Including personal interests on a resume is increasingly popular. Should you do it?

A resume is a summary of your career that informs a future employer of your professional suitability. Personal interests on a resume fall outside that traditional definition, but as employers become more interested in cultural fit, showcasing your personality in a job search is increasingly important.

Including your interests on a resume brings depth to your application, but only if the hobbies are relevant to the role. The best candidates get creative about how they position their hobbies to enhance their career story.

Including a couple of brief one-liners about your interests shows that there is more to you than your work persona. As the work/life boundaries blur, people want to collaborate with interesting colleagues. 

Interests on a resume offer the chance to build a rapport with an interviewer. They may also feel comfortable about revealing some insights into their personal life. This is the ideal scenario – you want to work out what makes them tick too.

How to include interests on a resume is not straightforward. We consider:

  • Should you include interests on your resume?

  • How do you include interests on a resume?

  • The most common hobbies and why they are relevant

  • Are there interests that you should avoid including?

It is a resume decision that is worth some further thought. Including irrelevant or inappropriate interests can harm your application. Let's explore.

Should you include personal interests on your resume?

If you are an early-career professional with minimal work experience, including interests is a great way of outlining your motivations and giving the hiring manager a better idea of who they are employing. Two or three lines of personal interests are expected and will add to the application, but you still need to hint at why they are relevant for the role.

The decision to include interests is less clean-cut for a more senior applicant. Most careers contain skills that can be developed outside of the workplace. If you genuinely have a hobby that contributes to your effectiveness at work, there is no rule that you shouldn't include it.

If you are finding that space is tight on your resume, the interests section is the first that should be cut. Even the section header can take up valuable space. You should always prioritize your work experience if you have more to say. Remember that you will likely get a chance to mention your interests during an interview.

How to include interests on your resume

There are several ground rules around including interests on a resume:

Research the requirements of the role. Before you work out whether you are including relevant interests, make sure that you understand the specifics of the role. Making a link with an interest and an obscure requirement of the job is a great way of showing that you know what you are getting yourself into.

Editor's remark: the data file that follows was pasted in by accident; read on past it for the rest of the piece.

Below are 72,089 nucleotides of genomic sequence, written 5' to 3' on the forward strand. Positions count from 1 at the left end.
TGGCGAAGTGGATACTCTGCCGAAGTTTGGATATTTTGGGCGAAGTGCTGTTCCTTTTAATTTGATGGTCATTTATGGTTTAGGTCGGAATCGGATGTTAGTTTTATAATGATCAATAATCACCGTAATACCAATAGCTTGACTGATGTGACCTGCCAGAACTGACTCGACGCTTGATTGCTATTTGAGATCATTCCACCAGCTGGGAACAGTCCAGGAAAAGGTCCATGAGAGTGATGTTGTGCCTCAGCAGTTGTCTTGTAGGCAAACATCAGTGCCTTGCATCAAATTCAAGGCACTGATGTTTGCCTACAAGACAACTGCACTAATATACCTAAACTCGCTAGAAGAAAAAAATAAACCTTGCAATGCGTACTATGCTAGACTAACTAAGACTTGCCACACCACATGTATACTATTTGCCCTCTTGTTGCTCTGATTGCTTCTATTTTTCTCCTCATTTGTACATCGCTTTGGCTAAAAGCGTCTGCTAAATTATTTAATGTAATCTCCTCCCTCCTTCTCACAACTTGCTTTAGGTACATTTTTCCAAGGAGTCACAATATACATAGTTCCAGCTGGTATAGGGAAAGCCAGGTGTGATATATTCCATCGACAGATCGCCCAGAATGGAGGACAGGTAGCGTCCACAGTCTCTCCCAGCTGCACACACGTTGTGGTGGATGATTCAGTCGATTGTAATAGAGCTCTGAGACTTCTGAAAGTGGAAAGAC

Choose interests that match your workplace skills. Once you have a list of skills that your employer desires, be creative in how you match your hobbies with the role. The hiring manager will be reading a lot of resumes, so don't assume that they will automatically make the connection. Be clear in exactly why you are including your interest.

Where can you include your interests? While you might have space for a separate interests/hobbies section on a two-page resume, there is also the option of slipping an interest into bullet points or paragraphs around your work experience. If it fits with the point that you are making it won't seem out of place.

Include bullets with an intriguing description. Just listing “swimming” or “horticulture” as a personal interest will be ignored. If your interest is relevant to the role, include a brief description that offers more detail to fire the hiring manager's imagination. You don't need to write this in full sentences. Include context and quantify with detail if possible:

Swimming. Won the state u23 200m backstroke title. Trained 100+ juniors at my club.

Be honest. You never know when you might run into an interviewer who knows more about your hobby than you do. Resist the temptation to exaggerate the level of your participation or it might become an embarrassing situation that will torpedo your chances of getting the job. Honesty is the best policy in a job search.

Should you call them hobbies or interests? It is generally best to use the title “interests” if you have a separate section. “Hobbies” has a somewhat amateur connotation and restricts you to activities that you do on a regular basis. Only include interests where you have long-standing and in-depth knowledge.